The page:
But behind the scenes, it seems that things have not gone as well.

Alonso, a double world champion, came to McLaren this season after five seasons at Ferrari, where he had finished second in the series three times and concluded that he would never be able to win the title there. (Although Ferrari improved this year over last year, the driver who replaced Alonso, the four-time world champion Sebastian Vettel, finished third in the series.)

In radio messages to his team during races, which Alonso thought were private but were in fact broadcast during the race, Alonso came across as being less serene. He screamed to his team that it was embarrassing to drive such an underpowered car, and during the most sensitive race, at Honda’s home Grand Prix in Japan in October, he compared the engine to that of a car in the lower GP2 series.

But in Abu Dhabi last weekend he reverted to his polished demeanor.

“Personally I think it was necessary,” Alonso said, referring to his move to McLaren. “It was a step forward in my career after the two championships, after five fantastic seasons fighting for the world championship but arriving second, so I needed some new motivation, some new project that I could trust and I could believe is the only way to become champion again.”

“I enjoy working with McLaren, with Honda, with all the Japanese discipline and Japanese culture into the team,” he added. “I still remain very positive. I’m very, very happy and looking forward to next year being a little bit easier than this one, that, as I said, has been difficult in terms of results.”

Button took the same line in Brazil, the penultimate race.

“Nothing has changed for us — we knew it was going to be a difficult season,” he said. “Nothing has changed in my views for next year. Obviously it would be nice to see — we would all in this team love to see — more reliability. But we are trying to push and we are trying to make good gains through the year because next year is the year that is more exciting for us. This year has been more of a testing year for us.”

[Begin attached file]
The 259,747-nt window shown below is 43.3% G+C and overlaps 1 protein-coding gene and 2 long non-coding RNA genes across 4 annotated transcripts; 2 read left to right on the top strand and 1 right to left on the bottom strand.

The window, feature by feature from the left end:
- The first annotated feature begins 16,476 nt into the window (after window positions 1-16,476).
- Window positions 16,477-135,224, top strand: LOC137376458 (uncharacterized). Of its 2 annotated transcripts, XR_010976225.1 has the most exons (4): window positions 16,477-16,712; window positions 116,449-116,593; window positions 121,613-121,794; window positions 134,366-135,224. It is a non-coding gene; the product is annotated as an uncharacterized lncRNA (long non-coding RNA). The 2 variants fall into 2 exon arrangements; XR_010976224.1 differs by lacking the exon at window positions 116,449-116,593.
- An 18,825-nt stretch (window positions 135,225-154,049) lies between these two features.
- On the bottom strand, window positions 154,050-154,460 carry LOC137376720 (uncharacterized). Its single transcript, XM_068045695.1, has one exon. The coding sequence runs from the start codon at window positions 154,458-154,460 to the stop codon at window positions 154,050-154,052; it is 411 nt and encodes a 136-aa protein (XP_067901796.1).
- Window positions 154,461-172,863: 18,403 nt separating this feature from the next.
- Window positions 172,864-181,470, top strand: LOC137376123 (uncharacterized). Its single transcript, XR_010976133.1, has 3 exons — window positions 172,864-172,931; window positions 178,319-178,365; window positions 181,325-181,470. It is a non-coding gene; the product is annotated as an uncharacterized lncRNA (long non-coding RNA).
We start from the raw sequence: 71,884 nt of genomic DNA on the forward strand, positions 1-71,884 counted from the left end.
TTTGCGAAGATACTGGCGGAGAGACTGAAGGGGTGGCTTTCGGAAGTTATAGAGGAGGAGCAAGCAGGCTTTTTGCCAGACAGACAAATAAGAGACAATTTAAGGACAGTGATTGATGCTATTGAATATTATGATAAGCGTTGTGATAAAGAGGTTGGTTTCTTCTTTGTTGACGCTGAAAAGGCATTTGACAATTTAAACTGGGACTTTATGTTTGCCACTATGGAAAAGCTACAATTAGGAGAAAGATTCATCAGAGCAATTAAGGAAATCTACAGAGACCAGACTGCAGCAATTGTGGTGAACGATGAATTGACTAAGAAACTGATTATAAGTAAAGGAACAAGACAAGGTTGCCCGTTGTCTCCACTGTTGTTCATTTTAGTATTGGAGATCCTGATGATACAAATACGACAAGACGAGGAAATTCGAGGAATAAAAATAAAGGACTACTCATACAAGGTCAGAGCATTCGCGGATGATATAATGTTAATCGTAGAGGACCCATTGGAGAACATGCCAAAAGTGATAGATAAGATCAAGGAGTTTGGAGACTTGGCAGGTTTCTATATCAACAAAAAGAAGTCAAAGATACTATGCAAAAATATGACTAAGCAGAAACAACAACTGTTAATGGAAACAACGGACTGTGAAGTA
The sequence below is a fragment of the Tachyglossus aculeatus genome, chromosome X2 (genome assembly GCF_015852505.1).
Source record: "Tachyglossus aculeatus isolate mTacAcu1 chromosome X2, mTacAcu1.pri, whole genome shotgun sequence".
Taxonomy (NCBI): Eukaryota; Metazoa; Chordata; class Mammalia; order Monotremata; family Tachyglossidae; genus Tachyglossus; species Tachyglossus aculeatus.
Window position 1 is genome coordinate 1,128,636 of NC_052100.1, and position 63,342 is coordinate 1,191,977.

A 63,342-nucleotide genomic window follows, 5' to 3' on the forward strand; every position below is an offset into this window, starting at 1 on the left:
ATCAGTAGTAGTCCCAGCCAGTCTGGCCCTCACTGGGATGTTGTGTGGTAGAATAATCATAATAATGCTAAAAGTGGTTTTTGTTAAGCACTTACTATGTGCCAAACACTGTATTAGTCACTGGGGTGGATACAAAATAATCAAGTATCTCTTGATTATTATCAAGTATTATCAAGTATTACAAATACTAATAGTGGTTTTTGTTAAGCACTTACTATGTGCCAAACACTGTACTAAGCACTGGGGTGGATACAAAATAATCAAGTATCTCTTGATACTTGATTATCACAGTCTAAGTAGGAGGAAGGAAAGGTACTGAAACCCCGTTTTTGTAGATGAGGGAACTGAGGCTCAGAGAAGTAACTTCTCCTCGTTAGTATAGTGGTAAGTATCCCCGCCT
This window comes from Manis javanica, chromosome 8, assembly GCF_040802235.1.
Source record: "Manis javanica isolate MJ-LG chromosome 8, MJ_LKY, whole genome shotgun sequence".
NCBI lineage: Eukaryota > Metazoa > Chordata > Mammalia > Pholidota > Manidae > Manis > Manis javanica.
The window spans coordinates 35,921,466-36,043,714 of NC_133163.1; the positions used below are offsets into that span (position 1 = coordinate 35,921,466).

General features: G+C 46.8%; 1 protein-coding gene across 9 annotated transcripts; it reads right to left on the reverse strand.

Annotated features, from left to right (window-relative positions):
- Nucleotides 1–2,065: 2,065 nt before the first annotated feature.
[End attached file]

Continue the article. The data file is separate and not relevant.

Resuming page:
Éric Boullier, the team’s sporting director, has also tried to put a good face on the situation, but he has let moments of frustration show.

“We are dealing with Arai-san, who is responsible for motorsport and for Honda R.&D., and as long as we keep talking, listening, and seeing things improving, then I think it is all fine,” he said.

“Of course, he is under pressure,” he added. “But then Formula One is not easy, especially when you are coming from another culture, and it’s very dominated by an Anglo-Saxon culture, so it’s not easy to do things differently.”

Honda has also come under fire from the British news media, as McLaren is a British team and Button is a Briton. In September, several newspapers said McLaren had written to the president of Honda to call for Arai’s resignation because he had let down the drivers.

“Why? Why?” Arai said when reporters asked him if he would resign. “We are one team, we do our best as McLaren-Honda.”

Whether that relationship will enter history as one of Formula One’s biggest failures will depend on whether the manufacturer can improve the engine over the winter and on the team’s results next season.

“It’s going to be a long winter, but a winter I think we are all looking forward to,” Button said. “It’s not going to be an easy winter to find the time we need. For fighting at the front, we need to find 2.5 seconds, which is a massive gap.”